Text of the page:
In August of this year, the approval rating of Congress hit an all-time low of 10%, so it’s fair to assume that this level of polarization is not healthy for the institution in the long-run. With few examples to study, political scientists are still researching whether nonpartisan blanket primaries are effective in decreasing polarization. Since we lack hard data to back up the supporters of top-two primaries, let’s address the system’s critics. I dismiss out of hand the main criticism from incumbent politicians that the proposed change is an attack on political parties. That’s exactly what it’s supposed to be! Politicians view any change as a negative because they have been very successful playing by the rules as they are currently written.

There are, however, two genuine criticisms of nonpartisan blanket primaries. The first is that incumbents will be further entrenched because the “anti-incumbent” vote will be split among numerous challengers, meaning the incumbent will get a majority of the vote in the primary and will not have to compete in a runoff election (this is how Louisiana conducts its primaries). Fortunately, this one is easy to address: don’t do that. Even if a candidate gets a majority vote share, the top-two finishers in the primary should automatically advance to the general election, which is how Prop 121 is designed. Consider the case where an incumbent receives 51% of the vote in the primary and three challengers receive 17%, 16%, and 16% each. By not automatically ending the election because the incumbent got a majority share of the vote, the 17% challenger has 3 months to gain name recognition and create an anti-incumbent coalition. Come the general election, it is plausible that the outcome will be flipped on the incumbent congressman.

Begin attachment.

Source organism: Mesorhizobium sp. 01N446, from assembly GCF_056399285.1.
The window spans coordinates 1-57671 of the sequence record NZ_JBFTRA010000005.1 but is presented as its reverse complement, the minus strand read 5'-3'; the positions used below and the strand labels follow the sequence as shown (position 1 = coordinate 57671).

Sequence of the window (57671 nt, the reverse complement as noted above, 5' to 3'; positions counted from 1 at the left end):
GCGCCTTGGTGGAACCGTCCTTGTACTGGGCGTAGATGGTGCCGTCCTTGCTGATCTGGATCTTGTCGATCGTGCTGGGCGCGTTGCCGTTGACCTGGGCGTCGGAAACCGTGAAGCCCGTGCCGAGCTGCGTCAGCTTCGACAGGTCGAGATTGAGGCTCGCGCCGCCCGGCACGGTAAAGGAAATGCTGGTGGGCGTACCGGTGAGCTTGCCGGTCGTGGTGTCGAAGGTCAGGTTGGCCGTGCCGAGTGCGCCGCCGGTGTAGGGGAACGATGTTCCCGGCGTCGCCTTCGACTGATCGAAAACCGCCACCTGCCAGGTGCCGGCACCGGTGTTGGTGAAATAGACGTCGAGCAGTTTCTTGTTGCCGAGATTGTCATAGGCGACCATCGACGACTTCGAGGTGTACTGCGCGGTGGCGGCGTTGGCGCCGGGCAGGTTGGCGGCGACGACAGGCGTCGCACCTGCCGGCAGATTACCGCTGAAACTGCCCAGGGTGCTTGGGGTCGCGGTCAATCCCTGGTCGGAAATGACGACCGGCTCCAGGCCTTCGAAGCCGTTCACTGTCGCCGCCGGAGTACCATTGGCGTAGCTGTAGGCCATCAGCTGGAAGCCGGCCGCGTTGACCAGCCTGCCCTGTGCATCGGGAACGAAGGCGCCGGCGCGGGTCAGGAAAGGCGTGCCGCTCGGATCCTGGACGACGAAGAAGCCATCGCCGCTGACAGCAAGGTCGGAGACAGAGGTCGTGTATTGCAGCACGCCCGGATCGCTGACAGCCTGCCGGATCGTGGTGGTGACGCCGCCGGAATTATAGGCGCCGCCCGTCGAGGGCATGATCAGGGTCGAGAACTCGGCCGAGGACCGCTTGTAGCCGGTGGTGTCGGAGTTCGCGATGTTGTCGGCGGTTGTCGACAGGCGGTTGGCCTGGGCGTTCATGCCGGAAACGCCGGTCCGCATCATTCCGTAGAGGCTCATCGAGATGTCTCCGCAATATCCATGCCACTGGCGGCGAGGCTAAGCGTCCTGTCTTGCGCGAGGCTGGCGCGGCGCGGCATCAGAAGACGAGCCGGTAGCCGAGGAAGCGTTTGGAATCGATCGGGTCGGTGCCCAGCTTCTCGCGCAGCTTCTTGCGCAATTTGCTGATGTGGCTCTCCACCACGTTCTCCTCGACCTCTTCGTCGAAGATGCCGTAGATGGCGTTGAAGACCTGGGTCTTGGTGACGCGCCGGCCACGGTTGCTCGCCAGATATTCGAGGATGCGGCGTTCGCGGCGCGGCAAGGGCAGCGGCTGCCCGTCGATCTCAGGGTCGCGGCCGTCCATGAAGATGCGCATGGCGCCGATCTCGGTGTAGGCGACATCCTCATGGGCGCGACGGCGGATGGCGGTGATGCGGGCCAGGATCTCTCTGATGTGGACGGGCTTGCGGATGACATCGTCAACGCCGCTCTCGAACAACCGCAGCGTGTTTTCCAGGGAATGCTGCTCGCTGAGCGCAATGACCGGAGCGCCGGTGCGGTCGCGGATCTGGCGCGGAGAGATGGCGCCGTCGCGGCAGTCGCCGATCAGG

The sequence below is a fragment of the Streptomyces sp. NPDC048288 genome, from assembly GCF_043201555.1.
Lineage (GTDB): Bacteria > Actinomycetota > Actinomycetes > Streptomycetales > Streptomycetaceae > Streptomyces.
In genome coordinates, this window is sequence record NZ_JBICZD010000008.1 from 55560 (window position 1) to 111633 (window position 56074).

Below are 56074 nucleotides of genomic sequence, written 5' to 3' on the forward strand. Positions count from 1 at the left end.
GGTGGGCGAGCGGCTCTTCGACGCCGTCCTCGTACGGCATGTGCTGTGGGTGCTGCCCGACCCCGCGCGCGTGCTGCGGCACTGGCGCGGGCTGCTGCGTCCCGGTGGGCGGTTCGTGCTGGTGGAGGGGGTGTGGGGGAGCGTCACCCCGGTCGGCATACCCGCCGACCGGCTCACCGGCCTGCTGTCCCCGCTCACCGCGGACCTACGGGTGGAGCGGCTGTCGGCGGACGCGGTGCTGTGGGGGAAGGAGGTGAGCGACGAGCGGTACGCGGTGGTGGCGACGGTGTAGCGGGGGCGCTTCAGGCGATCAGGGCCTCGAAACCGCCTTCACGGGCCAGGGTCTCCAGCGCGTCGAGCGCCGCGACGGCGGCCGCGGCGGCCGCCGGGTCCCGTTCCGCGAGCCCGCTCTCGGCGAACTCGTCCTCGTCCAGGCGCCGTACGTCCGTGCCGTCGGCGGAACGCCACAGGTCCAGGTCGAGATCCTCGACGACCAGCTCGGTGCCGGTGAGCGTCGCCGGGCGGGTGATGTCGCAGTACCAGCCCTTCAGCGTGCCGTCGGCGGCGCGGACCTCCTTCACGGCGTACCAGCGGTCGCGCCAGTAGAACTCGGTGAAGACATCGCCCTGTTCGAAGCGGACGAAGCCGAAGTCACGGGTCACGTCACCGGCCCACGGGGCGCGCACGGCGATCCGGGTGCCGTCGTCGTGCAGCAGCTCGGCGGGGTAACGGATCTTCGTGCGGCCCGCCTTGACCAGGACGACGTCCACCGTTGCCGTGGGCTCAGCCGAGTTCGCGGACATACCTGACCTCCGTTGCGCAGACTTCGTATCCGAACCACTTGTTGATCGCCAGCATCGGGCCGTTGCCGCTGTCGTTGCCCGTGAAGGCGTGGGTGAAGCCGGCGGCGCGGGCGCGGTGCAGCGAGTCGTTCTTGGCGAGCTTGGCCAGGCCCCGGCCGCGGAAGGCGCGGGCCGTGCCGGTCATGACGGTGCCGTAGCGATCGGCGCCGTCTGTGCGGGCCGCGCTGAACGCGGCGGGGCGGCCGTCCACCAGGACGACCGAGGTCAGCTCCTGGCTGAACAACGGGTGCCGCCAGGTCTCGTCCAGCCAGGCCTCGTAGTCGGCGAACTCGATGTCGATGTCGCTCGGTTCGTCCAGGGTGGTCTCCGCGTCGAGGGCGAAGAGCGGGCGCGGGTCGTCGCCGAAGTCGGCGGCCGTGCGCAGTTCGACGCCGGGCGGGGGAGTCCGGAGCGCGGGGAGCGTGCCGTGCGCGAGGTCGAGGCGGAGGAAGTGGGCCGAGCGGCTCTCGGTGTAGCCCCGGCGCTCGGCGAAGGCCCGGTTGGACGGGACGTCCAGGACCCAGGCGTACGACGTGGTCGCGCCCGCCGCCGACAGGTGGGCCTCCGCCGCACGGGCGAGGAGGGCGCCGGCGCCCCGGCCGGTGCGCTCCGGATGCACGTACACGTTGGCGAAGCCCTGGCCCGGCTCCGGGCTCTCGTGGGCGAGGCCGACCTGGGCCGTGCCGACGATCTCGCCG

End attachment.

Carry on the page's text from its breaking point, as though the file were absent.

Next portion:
The second criticism is that nonpartisan blanket primaries incentivize political parties to only have two affiliated candidates contest a primary. Consider the case where two Republican-affiliated candidates each receive 20% of the vote and four Democratic-affiliated candidates each receive 15% of the vote. In this case, the two Republicans would advance to the general election and this liberal-leaning district would be robbed of a left-of-center choice. While there is an actual risk of this situation occurring, I think it would be a rare occurrence in an open system. When anyone can run in the primary and state a party preference, it will be difficult for party bosses to control the composition of the slate of candidates.

Lastly, there is a minor criticism that top-two primaries encourage strategic voting, i.e. members of political parties voting for weak candidates of the opposing party to increase their preferred candidate’s chances in the general election. Again, I think this criticism assumes far too much cooperation and coordination among thousands of people. The voting behavior of your fellow citizens is too unpredictable to incentivize that kind of voting strategy.

I hope this “primer” helped you understand how a nonpartisan blanket primary works, what its supporters hope it achieves, and why criticisms of the proposed changes are largely unfounded.

Why We Need to Prioritize Education Reform: Condorcet’s Jury Theorem

Education is said to have positive externalities. That means there are significant benefits to people who are external to the exchange between teacher and student. Even though teachers are the only ones who are paid to educate students and students gain human capital by attending school, conventional wisdom holds that society as a whole benefits from having a more educated citizenry. A quick look at the available data shows that people with more education are less likely to be unemployed and can expect to receive a higher income for their work. Higher incomes means higher tax revenue for the government and more disposable income for the people who earn them. Now, though these data merely show a correlation between education and employment benefits, there are many reasons to believe there is causation as well. Even if you don’t think high school and college actually increase the knowledge of students (there are skeptics), it is a fact that many recruiters focus their time and resources on college campuses and that lots of jobs require a certain degree to even apply (this is known as credentialism).